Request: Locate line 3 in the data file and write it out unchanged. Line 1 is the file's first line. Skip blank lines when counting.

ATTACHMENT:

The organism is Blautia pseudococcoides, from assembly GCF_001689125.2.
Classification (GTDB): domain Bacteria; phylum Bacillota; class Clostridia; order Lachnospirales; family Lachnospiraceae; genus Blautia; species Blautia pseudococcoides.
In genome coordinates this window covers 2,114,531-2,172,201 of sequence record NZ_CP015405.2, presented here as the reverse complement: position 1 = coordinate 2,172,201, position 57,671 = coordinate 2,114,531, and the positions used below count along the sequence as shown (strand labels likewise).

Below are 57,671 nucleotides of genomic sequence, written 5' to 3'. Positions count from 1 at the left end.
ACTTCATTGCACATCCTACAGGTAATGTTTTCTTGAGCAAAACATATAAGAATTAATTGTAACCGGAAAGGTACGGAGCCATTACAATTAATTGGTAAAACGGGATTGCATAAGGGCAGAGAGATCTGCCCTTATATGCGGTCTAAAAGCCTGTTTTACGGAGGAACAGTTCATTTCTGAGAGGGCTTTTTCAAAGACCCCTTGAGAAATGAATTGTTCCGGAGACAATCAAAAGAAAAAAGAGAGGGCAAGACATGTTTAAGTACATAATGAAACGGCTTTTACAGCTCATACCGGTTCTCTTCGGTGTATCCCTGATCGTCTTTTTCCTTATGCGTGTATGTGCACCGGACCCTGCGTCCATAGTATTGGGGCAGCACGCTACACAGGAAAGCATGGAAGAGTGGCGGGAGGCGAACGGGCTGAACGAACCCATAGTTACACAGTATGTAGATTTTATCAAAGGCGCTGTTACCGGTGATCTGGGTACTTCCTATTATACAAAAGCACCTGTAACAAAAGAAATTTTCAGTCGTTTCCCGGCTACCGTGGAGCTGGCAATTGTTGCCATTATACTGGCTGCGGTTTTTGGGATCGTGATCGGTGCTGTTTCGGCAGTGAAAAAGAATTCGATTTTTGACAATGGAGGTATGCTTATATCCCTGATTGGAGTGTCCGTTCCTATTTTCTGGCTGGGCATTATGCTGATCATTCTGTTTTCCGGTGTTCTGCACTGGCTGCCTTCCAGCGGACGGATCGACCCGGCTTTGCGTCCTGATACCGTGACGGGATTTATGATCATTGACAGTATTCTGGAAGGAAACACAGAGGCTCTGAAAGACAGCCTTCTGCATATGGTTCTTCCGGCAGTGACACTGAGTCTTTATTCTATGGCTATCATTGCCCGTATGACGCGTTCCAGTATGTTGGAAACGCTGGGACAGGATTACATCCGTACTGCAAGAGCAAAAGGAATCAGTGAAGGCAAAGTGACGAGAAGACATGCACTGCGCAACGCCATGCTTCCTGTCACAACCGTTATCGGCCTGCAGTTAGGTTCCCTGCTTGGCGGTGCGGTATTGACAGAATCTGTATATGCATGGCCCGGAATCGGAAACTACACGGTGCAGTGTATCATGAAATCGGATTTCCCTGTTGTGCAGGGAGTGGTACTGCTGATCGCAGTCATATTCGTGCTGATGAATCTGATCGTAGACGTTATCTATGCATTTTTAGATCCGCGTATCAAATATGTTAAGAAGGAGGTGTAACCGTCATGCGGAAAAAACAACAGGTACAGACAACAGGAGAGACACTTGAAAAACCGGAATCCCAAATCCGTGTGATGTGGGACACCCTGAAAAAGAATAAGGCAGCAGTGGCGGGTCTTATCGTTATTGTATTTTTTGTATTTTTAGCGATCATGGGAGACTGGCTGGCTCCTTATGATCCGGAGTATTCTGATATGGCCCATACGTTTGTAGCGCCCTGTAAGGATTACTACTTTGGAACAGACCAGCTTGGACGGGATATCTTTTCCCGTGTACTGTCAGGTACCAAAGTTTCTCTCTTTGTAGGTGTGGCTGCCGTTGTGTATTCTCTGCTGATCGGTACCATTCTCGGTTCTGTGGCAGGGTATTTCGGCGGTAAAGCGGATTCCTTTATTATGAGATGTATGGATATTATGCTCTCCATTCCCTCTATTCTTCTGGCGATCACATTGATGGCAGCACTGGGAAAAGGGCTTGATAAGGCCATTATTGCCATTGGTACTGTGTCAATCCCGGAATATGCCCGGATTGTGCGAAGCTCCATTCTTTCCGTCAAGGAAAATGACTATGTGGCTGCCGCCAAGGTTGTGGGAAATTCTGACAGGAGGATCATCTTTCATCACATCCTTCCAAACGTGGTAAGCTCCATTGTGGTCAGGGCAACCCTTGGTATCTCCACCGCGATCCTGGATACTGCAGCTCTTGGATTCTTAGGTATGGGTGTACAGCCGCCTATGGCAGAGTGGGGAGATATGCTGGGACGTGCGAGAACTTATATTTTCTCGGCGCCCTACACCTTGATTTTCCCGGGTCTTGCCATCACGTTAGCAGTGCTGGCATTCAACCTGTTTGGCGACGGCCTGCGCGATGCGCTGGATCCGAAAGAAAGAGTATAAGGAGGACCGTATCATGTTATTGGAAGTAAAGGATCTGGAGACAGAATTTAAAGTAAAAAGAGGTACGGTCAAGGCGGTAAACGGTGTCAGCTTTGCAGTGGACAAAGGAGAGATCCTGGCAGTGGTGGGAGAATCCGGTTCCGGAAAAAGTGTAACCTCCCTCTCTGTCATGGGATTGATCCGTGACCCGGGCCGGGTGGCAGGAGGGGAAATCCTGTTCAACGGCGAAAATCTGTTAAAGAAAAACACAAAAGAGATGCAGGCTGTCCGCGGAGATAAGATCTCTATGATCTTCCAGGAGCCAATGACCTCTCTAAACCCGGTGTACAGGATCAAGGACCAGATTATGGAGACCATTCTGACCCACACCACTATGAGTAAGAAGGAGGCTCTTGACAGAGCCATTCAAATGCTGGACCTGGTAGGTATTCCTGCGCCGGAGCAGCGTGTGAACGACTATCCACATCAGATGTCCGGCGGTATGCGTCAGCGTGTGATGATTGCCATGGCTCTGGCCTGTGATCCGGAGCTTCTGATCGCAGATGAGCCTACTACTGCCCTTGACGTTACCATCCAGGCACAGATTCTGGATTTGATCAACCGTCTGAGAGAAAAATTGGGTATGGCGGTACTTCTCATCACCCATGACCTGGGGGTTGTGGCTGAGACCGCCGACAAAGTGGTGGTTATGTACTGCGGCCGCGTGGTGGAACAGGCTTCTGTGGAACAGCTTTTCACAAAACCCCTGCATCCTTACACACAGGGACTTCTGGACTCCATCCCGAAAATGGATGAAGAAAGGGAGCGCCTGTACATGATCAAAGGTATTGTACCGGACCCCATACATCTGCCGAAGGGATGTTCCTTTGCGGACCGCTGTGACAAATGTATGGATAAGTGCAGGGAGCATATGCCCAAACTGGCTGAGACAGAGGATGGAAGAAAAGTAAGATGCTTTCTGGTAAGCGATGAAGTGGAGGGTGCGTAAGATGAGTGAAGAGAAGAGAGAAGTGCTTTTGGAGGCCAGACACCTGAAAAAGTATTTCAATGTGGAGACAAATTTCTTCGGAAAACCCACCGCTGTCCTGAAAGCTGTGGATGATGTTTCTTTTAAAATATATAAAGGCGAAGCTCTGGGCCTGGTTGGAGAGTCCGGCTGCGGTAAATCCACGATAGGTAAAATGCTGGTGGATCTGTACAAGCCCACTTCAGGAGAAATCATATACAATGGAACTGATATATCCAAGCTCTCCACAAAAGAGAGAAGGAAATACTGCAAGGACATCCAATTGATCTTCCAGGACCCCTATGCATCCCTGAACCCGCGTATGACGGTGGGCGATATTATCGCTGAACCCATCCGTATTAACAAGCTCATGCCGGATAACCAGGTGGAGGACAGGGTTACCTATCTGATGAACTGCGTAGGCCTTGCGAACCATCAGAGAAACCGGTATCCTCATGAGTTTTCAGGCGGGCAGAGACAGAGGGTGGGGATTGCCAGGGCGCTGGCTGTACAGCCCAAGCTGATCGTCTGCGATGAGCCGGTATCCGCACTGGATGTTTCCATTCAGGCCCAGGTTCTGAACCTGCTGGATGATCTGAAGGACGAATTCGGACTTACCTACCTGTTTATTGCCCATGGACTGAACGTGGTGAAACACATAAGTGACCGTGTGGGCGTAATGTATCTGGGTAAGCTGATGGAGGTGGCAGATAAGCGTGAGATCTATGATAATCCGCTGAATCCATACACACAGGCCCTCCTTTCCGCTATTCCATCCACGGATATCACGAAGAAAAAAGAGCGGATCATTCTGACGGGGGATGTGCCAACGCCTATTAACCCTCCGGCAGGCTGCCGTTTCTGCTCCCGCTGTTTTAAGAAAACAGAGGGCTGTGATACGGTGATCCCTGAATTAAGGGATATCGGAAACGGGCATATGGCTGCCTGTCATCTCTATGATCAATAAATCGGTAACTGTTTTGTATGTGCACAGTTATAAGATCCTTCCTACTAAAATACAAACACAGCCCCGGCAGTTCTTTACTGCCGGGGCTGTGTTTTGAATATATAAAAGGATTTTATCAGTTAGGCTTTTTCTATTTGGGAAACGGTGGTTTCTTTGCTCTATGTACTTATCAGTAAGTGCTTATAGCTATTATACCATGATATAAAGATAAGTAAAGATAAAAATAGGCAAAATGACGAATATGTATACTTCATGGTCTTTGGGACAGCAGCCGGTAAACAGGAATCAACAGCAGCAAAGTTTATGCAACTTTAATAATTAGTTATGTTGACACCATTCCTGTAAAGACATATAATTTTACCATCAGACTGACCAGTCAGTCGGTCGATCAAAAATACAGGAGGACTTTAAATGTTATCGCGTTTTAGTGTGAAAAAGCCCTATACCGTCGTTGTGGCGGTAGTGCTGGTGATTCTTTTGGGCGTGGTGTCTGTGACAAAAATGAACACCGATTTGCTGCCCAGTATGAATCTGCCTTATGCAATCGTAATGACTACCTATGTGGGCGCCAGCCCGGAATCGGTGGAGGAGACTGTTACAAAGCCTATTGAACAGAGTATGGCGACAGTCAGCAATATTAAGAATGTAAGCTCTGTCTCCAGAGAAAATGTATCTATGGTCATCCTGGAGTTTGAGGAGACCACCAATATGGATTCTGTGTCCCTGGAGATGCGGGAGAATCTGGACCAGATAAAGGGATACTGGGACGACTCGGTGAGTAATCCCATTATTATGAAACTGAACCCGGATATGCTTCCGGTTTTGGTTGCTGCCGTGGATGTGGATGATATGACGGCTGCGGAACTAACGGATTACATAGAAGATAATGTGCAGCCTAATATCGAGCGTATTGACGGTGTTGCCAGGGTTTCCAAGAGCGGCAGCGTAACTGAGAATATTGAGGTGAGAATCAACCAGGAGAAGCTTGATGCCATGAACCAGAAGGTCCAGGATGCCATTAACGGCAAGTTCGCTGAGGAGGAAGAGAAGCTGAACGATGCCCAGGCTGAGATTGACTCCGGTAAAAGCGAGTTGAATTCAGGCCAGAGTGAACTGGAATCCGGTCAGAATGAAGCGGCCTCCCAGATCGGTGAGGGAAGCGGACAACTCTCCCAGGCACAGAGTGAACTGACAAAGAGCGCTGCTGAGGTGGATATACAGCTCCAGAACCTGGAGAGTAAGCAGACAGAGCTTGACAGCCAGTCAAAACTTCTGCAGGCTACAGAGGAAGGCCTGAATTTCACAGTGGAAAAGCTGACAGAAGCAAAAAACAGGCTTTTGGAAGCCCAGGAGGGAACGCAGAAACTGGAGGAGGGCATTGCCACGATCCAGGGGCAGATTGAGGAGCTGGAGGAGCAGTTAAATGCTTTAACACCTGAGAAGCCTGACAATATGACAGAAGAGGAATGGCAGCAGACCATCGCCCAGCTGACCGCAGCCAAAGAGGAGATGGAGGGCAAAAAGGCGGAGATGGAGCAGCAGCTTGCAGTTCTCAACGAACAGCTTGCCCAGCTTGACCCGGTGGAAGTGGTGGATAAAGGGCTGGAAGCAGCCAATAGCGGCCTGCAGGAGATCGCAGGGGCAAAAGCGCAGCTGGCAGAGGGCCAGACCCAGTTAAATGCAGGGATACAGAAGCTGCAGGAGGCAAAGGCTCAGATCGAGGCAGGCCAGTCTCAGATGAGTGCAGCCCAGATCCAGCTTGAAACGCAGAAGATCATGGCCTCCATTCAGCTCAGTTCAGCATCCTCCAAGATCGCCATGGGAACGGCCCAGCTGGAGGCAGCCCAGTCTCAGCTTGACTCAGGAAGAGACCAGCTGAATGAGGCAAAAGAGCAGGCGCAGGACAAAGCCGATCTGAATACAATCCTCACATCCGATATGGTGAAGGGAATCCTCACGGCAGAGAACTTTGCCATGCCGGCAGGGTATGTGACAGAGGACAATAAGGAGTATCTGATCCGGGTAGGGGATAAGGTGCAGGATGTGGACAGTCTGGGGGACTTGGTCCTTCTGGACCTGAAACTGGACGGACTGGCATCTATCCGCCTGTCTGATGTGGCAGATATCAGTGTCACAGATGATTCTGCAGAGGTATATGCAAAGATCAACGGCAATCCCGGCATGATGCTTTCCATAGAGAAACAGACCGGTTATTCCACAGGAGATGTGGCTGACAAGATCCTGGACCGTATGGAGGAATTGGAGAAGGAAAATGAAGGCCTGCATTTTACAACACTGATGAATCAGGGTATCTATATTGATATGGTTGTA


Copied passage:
In genome coordinates this window covers 2,114,531-2,172,201 of sequence record NZ_CP015405.2, presented here as the reverse complement: position 1 = coordinate 2,172,201, position 57,671 = coordinate 2,114,531, and the positions used below count along the sequence as shown (strand labels likewise).